A group of Irwindale residents went on record today as suffering from a sting in the air as part of the city's lawsuit against a hot sauce maker famed for its Thai-style Sriracha made with hot peppers.
Residents who live near the plant Huy Fong Foods Inc. opened in 2010 at 4800 Azusa Canyon Road gave sworn statements about eye, nose and throat irritation believed to be related to annual mashing of peppers.
On Thursday, Los Angeles Superior Court Judge Robert O'Brien refused to shut down production but set another hearing for Nov. 22 to consider a request for a preliminary injunction against the company.
"When I breathe in the fumes I feel as though I am choking," said Manuel H. Ortiz, son of Irwindale City Councilman Hector Manuel Ortiz, who has lived at his current home since 2005. "The odor and fumes cause me to feel nauseous as well. I am unable to enjoy the outside air of my neighborhood without the fear of those symptoms recurring."
Most the chilis are mashed at the plant during two months in the fall.
The odor is present every day except Sunday and is at its worst from 5 p.m. to 9 p.m., Ortiz says. On Oct. 18, the pepper-infused air affected a party at his home, he says.
"By 9 p.m. the odor and fumes were so strong that I had to shut all the windows in the house and turn on the air conditioning," Ortiz says. "During this time, I suffered from a feeling of burning eyes, gagging and severe coughing."
Yolanda Priscilla Zepeda, an Irwindale resident since 1976, said the Huy Fong plant has had an impact on her children's health.
"I recall an afternoon around mid-September of this year where my boys were playing in the front yard of my home when my 10-year-old son began severely coughing, his eyes began to burn and he said his breathing felt weird," she said. "His coughing continued when he was outside playing the following day as well. My son suffers from asthma so I was very concerned his condition would worsen if he continuously inhaled the vapors."
Resident Claudia Gallardo, who moved to Irwindale in 2001, said she was running on Fourth Street about 9 p.m. in September when she smelled a "strong odor of chilis" near the Huy Fong Foods factory.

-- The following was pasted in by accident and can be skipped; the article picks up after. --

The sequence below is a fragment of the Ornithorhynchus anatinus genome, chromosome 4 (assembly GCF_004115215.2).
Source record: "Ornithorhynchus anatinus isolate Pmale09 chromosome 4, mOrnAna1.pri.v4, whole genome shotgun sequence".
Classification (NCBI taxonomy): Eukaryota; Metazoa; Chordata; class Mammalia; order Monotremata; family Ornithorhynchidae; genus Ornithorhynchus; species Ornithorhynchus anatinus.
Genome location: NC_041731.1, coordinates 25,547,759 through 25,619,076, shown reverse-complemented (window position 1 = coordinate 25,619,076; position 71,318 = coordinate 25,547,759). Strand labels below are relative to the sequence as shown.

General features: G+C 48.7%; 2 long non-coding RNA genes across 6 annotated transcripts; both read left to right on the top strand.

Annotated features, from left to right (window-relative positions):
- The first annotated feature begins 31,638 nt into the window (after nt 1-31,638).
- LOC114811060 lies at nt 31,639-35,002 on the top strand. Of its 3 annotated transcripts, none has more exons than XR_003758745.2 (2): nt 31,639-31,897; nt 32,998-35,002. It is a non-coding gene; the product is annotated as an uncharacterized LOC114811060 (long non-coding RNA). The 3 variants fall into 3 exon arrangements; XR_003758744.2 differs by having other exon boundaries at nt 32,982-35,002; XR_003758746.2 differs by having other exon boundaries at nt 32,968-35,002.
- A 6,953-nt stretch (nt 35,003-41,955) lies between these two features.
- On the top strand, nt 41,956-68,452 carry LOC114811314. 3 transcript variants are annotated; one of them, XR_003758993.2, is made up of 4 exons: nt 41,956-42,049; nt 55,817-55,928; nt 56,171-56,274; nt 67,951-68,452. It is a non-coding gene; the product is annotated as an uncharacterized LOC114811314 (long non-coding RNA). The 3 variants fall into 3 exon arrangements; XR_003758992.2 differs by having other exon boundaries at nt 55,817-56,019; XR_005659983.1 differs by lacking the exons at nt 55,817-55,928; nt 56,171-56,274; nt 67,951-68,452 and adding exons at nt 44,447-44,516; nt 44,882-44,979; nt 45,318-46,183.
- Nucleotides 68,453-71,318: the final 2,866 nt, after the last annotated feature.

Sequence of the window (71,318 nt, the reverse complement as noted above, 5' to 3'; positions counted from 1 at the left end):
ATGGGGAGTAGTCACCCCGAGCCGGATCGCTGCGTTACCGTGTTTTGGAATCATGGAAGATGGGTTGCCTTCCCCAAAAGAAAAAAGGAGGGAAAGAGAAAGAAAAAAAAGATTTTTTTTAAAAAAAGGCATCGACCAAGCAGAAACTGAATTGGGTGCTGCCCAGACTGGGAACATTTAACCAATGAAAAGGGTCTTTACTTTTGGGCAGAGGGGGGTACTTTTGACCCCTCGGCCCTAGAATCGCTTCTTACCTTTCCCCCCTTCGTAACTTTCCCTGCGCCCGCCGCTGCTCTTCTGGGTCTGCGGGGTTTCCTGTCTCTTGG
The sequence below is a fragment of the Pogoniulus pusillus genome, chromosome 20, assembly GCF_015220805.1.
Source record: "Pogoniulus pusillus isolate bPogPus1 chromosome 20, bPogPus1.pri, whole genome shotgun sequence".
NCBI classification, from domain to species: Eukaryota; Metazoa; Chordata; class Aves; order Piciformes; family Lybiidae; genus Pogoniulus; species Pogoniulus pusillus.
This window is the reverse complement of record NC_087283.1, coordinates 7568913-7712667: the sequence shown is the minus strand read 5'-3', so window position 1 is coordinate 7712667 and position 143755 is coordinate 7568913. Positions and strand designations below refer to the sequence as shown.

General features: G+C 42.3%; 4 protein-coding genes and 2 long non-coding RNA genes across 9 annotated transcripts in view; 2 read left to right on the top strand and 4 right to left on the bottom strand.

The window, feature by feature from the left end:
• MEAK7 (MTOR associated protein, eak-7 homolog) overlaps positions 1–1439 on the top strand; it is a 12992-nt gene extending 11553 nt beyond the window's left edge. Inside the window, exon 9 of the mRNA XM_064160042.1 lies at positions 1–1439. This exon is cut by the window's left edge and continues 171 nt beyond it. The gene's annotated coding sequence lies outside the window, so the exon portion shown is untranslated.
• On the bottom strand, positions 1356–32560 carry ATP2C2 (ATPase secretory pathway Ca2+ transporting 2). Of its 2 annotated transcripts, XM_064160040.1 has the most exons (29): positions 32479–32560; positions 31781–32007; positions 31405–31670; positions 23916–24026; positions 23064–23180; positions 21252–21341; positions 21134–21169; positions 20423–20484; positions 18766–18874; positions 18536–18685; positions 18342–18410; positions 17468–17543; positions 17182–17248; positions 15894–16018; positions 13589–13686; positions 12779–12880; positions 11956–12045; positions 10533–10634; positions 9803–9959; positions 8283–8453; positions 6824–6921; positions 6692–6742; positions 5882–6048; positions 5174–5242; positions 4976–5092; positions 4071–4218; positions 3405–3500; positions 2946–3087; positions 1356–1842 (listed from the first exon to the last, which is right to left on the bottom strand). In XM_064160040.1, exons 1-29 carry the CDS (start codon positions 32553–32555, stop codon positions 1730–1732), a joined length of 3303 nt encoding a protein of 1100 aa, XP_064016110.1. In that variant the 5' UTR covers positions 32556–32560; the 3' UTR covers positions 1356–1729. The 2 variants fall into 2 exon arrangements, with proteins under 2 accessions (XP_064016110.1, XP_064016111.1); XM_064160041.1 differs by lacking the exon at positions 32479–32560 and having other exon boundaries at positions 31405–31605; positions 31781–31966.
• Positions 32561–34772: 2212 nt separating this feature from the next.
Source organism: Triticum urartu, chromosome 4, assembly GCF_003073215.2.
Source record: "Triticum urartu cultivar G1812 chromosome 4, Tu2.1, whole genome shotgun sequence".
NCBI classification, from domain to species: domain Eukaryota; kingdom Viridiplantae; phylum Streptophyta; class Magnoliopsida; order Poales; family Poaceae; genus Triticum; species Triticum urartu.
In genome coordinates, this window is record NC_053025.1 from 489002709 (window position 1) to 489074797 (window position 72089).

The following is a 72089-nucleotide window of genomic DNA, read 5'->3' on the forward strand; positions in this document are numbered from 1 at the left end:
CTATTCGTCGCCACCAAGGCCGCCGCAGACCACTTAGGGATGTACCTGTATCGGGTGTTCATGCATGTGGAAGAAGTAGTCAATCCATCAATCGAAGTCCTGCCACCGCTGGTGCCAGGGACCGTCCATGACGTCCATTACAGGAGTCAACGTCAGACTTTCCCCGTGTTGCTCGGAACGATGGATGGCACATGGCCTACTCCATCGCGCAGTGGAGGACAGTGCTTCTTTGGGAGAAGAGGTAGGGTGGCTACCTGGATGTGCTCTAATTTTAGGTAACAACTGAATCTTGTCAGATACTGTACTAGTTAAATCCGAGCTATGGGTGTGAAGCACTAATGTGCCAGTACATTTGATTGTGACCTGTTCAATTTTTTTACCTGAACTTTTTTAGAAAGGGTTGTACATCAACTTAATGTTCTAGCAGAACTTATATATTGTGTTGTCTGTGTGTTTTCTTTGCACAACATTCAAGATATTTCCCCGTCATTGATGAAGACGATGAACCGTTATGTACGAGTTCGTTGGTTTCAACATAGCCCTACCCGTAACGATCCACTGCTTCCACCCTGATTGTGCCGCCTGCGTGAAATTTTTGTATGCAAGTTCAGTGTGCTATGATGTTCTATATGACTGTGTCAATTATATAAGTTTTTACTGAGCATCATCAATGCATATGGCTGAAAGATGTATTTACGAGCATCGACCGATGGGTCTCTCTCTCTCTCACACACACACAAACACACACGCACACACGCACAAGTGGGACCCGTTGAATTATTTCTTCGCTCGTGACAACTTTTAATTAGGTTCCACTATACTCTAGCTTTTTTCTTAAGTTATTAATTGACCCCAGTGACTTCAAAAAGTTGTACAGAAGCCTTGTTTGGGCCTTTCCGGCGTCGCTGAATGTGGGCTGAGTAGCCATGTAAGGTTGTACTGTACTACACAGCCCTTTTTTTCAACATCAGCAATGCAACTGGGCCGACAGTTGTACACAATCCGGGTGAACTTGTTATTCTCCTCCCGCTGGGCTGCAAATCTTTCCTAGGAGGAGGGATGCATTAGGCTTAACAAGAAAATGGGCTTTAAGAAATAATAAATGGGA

"This strong odor would make me cough and I felt the immediate need to drink water," she said "I noticed my running partner would cough the same time as me. I also felt heartburn after inhaling the strong odor."
She said she hosted a birthday party in her back yard Oct. 19 and that many of her guests began to cough.
"I ... retreated into my house with my guests where my windows were shut in order to escape the fumes," she said.
Carmen Roman, a 40-year Irwindale resident, said she first detected odors from the plant in the summer of 2012.
"The vapor irritates my eyes, causing extensive itchiness," she says. "My nose gets stuffy and at time it is so bad I am coughing just from breathing in."
The smell was especially intense when she visited her daughter in early September, she says.
"I was coughing so much my throat felt as though it was literally closing up," she says. "Although we were enjoying the outdoors and had the television and food outside, my family and I were forced to move indoors and had to shut all our window to prevent the fumes from entering the house."
Megan Zepeda, who has lived in Irwindale since 1975, says the smells are more than just an irritant when it comes to her children.
"I have ... noticed that my children have been getting bloody noses a lot more frequently than ever before," she says. "My daughter suffers from a bloody nose approximately once a week. My son has had approximately four in the past few months. It is my belief that the vapors from the Huy Fong factory are the cause or have contributed to these occurrences ..."
Larry Castro, who has lived in the city for nearly three decades, says the plant's smell gave him heartburn while he was jogging in August.
"In an attempt to sooth the discomfort in my chest, I ingested Tums," he says.
Resident Richard Corpis said the factory's smell forced his wife, Loretta, to cut short a bridal shower at their home in late September. Huy Fong Inc. was founded in 1980 by David Tran, who had farmed peppers near Saigon, Vietnam, and immigrated to the United States in 1979. Sriracha, formerly made with serrano chilis, quickly became Huy Fong's most popular product. In 2010, Bon Appetit magazine named Sriracha its ingredient of the year. Huy Fong had sales of about $60 million in 2012.
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